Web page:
by christian_schli... - 2005-12-15 11:04
by dog - 2005-12-13 12:40
It's called C++. If you want C++ use C++.. otherwise use Java.
by archangel - 2005-12-14 06:24
by dog - 2005-12-14 09:01
Java was designed with a certain philosophy. To violate the language's philosophy only makes it messy. I believe Java's strength was to be a "cleaner C++". To add C++ features (especially this late in the game) only makes it messy.
I believe in the "less is more" philosophy. If you want something else add it to the library. Since Java initially came out with no operator overloading.. we're all used to it anyways, then why add it this late in the game. It's also only useful for a handful of mathematical classes. We'll survive w/o it.
A bigger danger is to have to deal w/ messy ++ iterators and junk like that, that ex-C++ developers will love to add to their libraries and make our code as unreadable as STL.
by archangel - 2005-12-13 01:59
by sjasja - 2005-12-15 03:58
You could misuse a lot of things. But practical experience suggests people don't habitually abuse most features to produce "insane code". Practical experience with C++ also suggests operator overloading is often misused for cutesy tricks.
It isn't about whether operator overloading could be misused, it is that it is misused. That is not a theoretical question, it is a practical one with real life evidence.
by alexlamsl - 2005-12-13 04:05
by jhogan - 2005-12-12 11:26
by grlea - 2005-12-11 15:12
by bbjwerner - 2005-12-09 11:48
by stevedbrown - 2005-12-09 10:41
by leouser - 2005-12-12 12:16
by alexlamsl - 2005-12-09 06:33
Operator Overloading would break more contracts of simplicity, beauty and safety of the Java Language that it is not worth the convenience gained.
I'm curious though, that so far I haven't heard about people proposing alternative means to achieve the same or similar convenience provided by this over-debated language feature.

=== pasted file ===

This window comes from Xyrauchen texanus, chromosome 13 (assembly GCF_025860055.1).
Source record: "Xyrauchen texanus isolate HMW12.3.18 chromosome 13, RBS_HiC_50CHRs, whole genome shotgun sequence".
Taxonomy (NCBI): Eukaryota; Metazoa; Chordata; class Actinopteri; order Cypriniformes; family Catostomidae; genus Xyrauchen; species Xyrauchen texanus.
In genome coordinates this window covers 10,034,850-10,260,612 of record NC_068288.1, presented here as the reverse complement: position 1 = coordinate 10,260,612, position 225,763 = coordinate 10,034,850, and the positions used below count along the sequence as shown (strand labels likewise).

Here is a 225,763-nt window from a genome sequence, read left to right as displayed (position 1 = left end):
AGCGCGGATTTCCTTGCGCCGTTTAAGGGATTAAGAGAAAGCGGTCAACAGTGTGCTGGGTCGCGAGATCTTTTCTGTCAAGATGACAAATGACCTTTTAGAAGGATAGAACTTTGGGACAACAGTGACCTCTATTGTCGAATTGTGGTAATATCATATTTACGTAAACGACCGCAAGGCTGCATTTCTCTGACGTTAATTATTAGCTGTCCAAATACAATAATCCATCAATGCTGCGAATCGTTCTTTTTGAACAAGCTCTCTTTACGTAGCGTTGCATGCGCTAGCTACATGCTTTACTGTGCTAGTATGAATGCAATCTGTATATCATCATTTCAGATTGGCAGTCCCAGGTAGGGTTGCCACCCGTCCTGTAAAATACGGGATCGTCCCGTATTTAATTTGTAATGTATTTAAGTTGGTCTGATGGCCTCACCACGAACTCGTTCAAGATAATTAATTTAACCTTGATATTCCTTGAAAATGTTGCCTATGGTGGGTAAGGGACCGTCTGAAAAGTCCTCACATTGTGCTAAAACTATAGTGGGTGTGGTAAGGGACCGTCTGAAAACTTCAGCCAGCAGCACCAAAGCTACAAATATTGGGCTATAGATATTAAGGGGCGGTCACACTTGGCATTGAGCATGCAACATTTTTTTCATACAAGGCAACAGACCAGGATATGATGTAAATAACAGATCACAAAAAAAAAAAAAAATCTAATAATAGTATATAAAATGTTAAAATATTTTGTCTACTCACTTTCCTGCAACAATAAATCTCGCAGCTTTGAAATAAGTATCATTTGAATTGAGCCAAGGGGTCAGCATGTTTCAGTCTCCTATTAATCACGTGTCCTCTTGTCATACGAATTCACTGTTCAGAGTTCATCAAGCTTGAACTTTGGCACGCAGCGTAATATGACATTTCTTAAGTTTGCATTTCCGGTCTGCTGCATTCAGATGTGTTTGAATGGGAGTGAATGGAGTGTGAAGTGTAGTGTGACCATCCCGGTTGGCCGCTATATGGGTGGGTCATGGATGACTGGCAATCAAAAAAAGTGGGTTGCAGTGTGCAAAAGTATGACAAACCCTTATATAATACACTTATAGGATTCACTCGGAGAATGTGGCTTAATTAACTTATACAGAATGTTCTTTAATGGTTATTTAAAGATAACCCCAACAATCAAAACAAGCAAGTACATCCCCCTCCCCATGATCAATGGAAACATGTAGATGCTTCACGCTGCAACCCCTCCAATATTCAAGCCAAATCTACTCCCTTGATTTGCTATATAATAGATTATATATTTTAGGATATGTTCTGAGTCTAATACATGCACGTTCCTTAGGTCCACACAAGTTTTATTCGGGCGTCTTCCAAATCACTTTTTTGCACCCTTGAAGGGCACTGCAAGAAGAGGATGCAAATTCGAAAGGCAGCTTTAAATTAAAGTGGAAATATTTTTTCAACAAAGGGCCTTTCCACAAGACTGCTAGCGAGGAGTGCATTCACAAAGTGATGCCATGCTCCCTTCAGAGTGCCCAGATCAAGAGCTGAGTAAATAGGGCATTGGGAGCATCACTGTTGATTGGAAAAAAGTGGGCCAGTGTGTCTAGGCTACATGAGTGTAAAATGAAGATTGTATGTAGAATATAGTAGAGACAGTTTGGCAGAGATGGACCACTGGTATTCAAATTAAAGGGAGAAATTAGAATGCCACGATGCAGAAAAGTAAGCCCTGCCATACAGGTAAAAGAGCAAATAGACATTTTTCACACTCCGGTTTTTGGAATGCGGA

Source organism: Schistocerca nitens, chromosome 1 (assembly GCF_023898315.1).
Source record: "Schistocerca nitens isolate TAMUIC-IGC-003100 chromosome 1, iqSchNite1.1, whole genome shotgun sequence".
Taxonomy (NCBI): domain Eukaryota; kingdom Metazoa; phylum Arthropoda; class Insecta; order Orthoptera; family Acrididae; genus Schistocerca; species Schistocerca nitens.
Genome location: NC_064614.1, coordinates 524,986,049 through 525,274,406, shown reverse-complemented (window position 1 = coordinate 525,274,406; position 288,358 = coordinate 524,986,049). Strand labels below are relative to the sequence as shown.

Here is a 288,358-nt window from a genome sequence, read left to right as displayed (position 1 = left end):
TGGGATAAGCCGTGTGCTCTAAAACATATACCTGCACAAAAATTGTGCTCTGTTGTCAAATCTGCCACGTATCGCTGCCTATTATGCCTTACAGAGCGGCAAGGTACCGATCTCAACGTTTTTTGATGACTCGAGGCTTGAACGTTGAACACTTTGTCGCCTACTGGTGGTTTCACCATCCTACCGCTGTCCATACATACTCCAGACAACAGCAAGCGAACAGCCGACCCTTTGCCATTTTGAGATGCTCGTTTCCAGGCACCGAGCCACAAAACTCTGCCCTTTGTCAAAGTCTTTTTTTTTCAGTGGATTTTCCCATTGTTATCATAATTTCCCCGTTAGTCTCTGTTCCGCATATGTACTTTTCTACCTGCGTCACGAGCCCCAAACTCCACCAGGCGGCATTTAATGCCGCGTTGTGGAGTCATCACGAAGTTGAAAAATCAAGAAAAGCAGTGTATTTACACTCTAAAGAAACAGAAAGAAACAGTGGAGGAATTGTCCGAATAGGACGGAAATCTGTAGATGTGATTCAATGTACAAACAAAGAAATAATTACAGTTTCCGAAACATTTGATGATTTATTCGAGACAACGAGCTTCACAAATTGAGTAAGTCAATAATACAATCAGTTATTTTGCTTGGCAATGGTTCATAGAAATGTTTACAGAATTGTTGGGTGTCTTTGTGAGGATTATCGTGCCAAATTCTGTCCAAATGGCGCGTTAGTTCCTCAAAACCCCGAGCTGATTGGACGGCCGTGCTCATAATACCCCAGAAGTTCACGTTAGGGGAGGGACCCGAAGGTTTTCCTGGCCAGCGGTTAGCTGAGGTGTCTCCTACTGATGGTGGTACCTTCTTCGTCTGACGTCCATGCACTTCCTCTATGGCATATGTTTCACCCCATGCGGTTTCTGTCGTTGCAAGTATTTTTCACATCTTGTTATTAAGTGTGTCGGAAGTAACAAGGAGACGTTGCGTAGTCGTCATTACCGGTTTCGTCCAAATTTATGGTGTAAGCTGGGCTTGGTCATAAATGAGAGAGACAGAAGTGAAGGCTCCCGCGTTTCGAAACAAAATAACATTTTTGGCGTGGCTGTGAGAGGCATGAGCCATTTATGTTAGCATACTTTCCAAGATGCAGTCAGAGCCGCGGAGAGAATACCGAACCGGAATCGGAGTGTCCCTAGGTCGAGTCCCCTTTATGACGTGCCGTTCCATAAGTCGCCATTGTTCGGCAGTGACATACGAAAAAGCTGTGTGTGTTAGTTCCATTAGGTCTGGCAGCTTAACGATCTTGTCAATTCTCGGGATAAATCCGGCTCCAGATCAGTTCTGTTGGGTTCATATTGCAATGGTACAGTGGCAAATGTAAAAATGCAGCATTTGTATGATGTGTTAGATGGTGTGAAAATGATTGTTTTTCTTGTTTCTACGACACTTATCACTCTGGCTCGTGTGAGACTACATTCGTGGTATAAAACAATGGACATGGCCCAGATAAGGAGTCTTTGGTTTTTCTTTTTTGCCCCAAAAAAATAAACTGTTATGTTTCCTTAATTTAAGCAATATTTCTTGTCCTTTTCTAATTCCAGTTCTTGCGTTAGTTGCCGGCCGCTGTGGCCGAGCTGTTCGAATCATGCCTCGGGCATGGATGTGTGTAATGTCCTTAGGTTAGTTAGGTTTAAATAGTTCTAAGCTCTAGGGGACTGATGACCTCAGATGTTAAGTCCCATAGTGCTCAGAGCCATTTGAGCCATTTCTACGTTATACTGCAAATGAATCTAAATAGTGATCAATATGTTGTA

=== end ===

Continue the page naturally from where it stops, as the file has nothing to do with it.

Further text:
by archangel - 2005-12-09 05:19
by eirikma - 2005-12-09 08:53
by rickcarson - 2005-12-13 21:35
So 'Vector v3 = v1 + v2' would mean create a new Vector consisting of firstly all the objects in v1 and secondly all the objects in v2.
This might be a problem if v1 and v2 contained different types of objects, (hmmm... generics...). Also it is not clear what the - operation would do.
You could extend that to all the collections. Of course, for the ones that implement the Set interface, the meaning would have to be slightly different. + would be the union of the two sets, - might be the intersection of the two?
NB: yes, I do know that you were actually talking about matrix arithmetic :D
by jlusk4 - 2005-12-09 08:34
by applebanana8 - 2005-12-12 11:55
by sjasja - 2005-12-15 04:26
I beg to differ.
If someone is trying to break the primary tools of my trade, I think I have the right to offer a differing opninion rather than automatically resigning my job.
"I have to maintain code that uses bad features" and "years of practical experience shows this feature is often used for creating bogus APIs" are perfectly valid arguments.
by insac - 2005-12-09 07:53
by ted_jones - 2011-07-06 08:06
The lack of operator overloading in java severly restricts the use of the language in any scientific application. Any significant equation is going to be unreadable using methods. There was at least one good example given above but I have code containing equations far more complicated that would be nearly impossible to implement in a readable fashion in java.
I think that the developers of the language, and many of the respondants on this thread, are under the mistaken impression that it is the responsibility of a programming language to prevent developers from doing something stupid. This is the developers responsibility and should be enforce through peer reviews, not by restricting the capabilities of the language.
I will provide two examples of the necesity of operator overloading. One, the ==, <= and >= operators on any floating point type are completely useless without it. Even the limitations of precision in a floating point processor require that some tolerance be used for these operators but more than that the individual application requires that a configurable tolerance be provided. Any numeric representation of a physical quantity is only as accurate as you can measure it and only the developer knows what that accuracy is. Granted, one could implement a withinTolerance method but the operators are, IMHO more convinient and easier to read.
The second example is a physics library. I have written one in C++ which, unfortunatly, can not be ported to java without great pain. The idea is that you can, for example, divide a distance by a time and produce a velocity. The classes internally maintain units and ensure consistency. There are many complex equations involving these classes that would be completely unreadable if operator overloading were not available.
My opinion is that the language should provide developers with the tools that make thier lives easier and it is the developers responsibility to exersise appropriate restraint in using these tools.
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